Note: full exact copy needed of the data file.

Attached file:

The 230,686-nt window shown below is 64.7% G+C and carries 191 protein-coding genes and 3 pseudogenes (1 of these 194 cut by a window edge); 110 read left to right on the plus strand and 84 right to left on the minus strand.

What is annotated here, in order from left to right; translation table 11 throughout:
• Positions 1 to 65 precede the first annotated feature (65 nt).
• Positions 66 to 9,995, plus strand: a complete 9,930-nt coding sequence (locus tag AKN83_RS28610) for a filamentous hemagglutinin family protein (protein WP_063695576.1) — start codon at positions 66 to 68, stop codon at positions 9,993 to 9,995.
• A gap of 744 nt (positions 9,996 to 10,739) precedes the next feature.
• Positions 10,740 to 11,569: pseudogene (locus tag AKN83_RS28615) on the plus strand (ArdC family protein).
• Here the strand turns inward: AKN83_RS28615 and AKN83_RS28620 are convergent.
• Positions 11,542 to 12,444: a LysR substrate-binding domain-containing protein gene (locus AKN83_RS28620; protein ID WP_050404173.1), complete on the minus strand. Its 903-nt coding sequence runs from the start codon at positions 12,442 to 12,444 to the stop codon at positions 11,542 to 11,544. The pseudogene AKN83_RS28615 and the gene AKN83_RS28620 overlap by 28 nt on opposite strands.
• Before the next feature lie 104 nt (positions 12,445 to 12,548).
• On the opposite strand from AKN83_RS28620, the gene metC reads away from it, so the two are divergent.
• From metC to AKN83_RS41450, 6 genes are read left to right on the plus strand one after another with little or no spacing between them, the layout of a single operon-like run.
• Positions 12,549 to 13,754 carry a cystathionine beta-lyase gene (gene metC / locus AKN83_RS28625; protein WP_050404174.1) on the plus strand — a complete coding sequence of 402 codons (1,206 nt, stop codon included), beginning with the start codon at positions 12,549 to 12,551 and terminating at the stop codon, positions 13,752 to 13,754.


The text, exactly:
The 230,686-nt window shown below is 64.7% G+C and carries 191 protein-coding genes and 3 pseudogenes (1 of these 194 cut by a window edge); 110 read left to right on the plus strand and 84 right to left on the minus strand.

What is annotated here, in order from left to right; translation table 11 throughout:
• Positions 1 to 65 precede the first annotated feature (65 nt).
• Positions 66 to 9,995, plus strand: a complete 9,930-nt coding sequence (locus tag AKN83_RS28610) for a filamentous hemagglutinin family protein (protein WP_063695576.1) — start codon at positions 66 to 68, stop codon at positions 9,993 to 9,995.
• A gap of 744 nt (positions 9,996 to 10,739) precedes the next feature.
• Positions 10,740 to 11,569: pseudogene (locus tag AKN83_RS28615) on the plus strand (ArdC family protein).
• Here the strand turns inward: AKN83_RS28615 and AKN83_RS28620 are convergent.
• Positions 11,542 to 12,444: a LysR substrate-binding domain-containing protein gene (locus AKN83_RS28620; protein ID WP_050404173.1), complete on the minus strand. Its 903-nt coding sequence runs from the start codon at positions 12,442 to 12,444 to the stop codon at positions 11,542 to 11,544. The pseudogene AKN83_RS28615 and the gene AKN83_RS28620 overlap by 28 nt on opposite strands.
• Before the next feature lie 104 nt (positions 12,445 to 12,548).
• On the opposite strand from AKN83_RS28620, the gene metC reads away from it, so the two are divergent.
• From metC to AKN83_RS41450, 6 genes are read left to right on the plus strand one after another with little or no spacing between them, the layout of a single operon-like run.
• Positions 12,549 to 13,754 carry a cystathionine beta-lyase gene (gene metC / locus AKN83_RS28625; protein WP_050404174.1) on the plus strand — a complete coding sequence of 402 codons (1,206 nt, stop codon included), beginning with the start codon at positions 12,549 to 12,551 and terminating at the stop codon, positions 13,752 to 13,754.